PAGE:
Archbishop’s views on Muslims and multiculturalism are a throwback to colonialism


The unending open season against Islam in Britain has brought a lot of Muslim-haters out of their closets. The far right, political centrists, the liberal left, Zionists, self-hating and self-serving ‘Muslims’, all are among a disparate bunch who have found a common purpose in attacking the religion, its adherents and values.

One group however that has refused to travel with the prevailing wind is the Church of England. To date it has seen Islamophobia for what it is preferring instead to see Muslims as a fellow band of brothers engaged in a shared struggle against secularism. For their part Muslims have welcomed the protection that the support of a more influential faith group clearly brings.

Not anymore though. In his new book, Reimagining Britain, the Archbishop of Canterbury has questioned the compatibility of Islamic values with the Christian basis of life in Britain.

“The problem is reimagining Britain through values applied in action can only work where the narrative of the country is coherent and embracing,” writes Justin Welby.

“Sharia, which has a powerful and ancient cultural narrative of its own, deeply embedded in a system of faith and understanding of God, and thus especially powerful in forming identity, cannot become part of another narrative. Accepting it in part implies accepting its values around the nature of the human person, attitudes to outsiders, the revelation of God, and a basis for life in law, rather than grace, the formative word of Christian culture.”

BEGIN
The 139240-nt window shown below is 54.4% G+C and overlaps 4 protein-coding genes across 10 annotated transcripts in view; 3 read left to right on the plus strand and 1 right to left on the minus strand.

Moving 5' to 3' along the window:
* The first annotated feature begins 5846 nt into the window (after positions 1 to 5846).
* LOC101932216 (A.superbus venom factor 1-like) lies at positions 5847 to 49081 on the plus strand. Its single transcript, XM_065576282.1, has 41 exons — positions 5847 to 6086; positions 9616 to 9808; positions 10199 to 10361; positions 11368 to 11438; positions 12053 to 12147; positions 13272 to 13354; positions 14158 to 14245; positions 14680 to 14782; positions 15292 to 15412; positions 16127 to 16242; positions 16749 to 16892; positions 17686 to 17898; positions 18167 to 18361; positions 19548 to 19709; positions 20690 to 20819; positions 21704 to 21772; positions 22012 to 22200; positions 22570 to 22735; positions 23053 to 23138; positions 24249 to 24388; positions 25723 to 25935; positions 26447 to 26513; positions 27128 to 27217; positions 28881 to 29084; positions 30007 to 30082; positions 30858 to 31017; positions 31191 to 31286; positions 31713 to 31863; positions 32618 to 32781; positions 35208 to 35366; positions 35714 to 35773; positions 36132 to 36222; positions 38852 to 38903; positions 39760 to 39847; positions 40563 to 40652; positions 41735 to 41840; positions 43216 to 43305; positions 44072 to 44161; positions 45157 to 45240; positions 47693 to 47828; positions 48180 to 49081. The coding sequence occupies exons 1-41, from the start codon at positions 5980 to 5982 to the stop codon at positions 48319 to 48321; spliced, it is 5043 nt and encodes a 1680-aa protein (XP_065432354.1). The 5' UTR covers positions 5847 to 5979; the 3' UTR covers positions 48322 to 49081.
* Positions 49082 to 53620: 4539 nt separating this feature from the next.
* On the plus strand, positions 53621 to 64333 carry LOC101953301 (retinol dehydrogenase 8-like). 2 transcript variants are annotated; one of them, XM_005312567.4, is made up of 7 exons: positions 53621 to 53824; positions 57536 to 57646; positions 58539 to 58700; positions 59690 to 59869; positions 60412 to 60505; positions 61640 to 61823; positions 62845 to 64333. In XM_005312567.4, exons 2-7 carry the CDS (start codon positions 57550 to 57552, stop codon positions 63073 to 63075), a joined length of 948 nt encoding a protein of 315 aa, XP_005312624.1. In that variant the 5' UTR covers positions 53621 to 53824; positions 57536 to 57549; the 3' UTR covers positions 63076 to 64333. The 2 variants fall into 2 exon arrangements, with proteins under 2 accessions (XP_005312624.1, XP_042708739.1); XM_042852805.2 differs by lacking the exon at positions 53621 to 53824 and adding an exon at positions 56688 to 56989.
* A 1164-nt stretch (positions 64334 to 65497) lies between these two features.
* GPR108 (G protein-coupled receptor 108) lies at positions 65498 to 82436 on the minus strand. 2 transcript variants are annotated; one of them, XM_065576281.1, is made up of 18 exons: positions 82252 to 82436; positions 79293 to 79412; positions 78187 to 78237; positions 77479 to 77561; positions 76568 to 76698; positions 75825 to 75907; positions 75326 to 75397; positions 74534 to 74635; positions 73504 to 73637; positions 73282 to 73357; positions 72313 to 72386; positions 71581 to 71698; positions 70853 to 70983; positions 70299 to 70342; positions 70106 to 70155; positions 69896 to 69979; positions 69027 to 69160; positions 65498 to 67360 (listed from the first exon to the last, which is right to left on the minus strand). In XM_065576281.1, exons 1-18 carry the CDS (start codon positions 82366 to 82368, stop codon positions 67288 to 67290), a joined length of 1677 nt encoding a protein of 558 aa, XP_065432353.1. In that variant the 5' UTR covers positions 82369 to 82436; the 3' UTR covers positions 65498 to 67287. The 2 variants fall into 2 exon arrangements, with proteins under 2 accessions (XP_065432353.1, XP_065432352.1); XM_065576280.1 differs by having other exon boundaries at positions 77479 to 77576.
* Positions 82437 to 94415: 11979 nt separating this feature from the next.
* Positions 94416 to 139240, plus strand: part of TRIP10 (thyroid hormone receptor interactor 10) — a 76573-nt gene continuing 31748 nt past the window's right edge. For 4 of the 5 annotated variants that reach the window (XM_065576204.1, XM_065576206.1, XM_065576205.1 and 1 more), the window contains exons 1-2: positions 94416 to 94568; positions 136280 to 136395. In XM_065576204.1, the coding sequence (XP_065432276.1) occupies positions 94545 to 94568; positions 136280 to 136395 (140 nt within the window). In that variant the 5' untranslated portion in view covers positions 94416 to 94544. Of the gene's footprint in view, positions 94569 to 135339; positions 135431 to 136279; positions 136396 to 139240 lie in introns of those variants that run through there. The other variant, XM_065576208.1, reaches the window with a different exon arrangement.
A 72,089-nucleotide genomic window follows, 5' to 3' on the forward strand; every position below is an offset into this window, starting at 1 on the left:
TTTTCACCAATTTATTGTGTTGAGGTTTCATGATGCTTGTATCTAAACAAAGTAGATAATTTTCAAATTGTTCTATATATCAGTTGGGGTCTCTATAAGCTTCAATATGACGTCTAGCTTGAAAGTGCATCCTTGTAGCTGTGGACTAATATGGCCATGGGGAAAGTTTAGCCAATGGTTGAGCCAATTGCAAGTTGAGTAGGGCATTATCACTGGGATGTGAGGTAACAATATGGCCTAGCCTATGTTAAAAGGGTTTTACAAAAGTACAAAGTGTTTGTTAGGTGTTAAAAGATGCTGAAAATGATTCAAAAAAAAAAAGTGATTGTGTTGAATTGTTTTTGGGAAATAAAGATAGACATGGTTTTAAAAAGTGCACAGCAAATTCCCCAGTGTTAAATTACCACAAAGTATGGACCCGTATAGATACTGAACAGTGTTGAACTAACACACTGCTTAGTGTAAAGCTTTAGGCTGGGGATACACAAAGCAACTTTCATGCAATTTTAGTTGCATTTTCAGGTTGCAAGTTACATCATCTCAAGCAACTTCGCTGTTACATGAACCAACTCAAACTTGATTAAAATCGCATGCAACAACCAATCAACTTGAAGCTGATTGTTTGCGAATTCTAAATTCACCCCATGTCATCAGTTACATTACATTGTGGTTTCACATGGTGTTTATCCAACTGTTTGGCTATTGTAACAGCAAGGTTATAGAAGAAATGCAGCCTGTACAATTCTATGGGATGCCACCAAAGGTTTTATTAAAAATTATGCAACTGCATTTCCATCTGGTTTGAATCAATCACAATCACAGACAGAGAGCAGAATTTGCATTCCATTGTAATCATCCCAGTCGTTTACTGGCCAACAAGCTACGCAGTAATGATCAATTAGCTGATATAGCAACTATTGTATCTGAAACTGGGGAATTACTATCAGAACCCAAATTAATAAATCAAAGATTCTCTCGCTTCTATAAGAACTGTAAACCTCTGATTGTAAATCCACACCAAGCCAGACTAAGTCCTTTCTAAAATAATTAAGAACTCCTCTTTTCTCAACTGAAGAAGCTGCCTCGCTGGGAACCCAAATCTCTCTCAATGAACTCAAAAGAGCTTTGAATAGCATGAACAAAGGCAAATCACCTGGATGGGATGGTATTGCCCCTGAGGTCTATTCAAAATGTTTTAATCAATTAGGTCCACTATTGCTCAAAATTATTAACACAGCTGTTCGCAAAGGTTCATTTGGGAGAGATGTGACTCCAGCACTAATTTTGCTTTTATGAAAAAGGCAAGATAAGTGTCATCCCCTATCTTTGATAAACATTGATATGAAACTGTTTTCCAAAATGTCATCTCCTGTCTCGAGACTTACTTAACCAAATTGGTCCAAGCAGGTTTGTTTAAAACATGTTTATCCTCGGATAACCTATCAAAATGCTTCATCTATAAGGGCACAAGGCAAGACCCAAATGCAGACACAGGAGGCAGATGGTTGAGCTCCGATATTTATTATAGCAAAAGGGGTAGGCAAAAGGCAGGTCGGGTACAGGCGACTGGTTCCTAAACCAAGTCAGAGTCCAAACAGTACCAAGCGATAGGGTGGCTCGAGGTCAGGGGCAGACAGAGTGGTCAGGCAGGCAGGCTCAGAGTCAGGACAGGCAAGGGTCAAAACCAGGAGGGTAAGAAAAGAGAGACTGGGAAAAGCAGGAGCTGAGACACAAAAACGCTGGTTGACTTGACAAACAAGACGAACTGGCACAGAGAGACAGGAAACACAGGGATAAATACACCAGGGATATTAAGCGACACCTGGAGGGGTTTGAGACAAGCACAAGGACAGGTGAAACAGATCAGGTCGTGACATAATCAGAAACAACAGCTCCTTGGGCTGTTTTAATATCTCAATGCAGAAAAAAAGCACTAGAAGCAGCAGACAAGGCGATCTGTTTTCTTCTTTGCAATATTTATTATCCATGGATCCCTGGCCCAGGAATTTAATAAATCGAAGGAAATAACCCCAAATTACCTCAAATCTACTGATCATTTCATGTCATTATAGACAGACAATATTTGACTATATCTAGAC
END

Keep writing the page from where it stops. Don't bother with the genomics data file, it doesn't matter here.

The archbishop is referring in particular to the debate around introducing into law certain elements of Muslim inheritance and family law as applies for example in India under The Muslim Personal Law (Shariat) Application Act, 1937, which codified existing practice under the colonial regime.

Welby is only the latest to get into a flap about the recognition of Muslim family by the state. Like other opponents he seems to be labouring under the misconception (insecurity even) that allowing Muslims to apply their religious precepts in personal matters is somehow going to undermine the country’s Christian character. That the statute book will suddenly include a section in Arabic defining a parallel jurisprudence for Muslims.

Clearly there’s a huge leap from permitting Muslims to marry and inherit under their own codes to embracing a total Islamic worldview but it does show the alarmist tone in which any conversation surrounding Muslims now takes place.

Writing in the Times last month Melanie Phillips (mis)characterised the situation thus: “Although Sharia has no legal authority in Britain, there are many Muslim enclaves where its writ runs. This is despite its anti-western principles, such as the death penalty for apostasy, punishments for homosexuality and the profound disadvantages and threats to personal safety meted out to British Muslim women.” Needless to say, Philllips lauded Welby for his “courage about resisting Sharia”.

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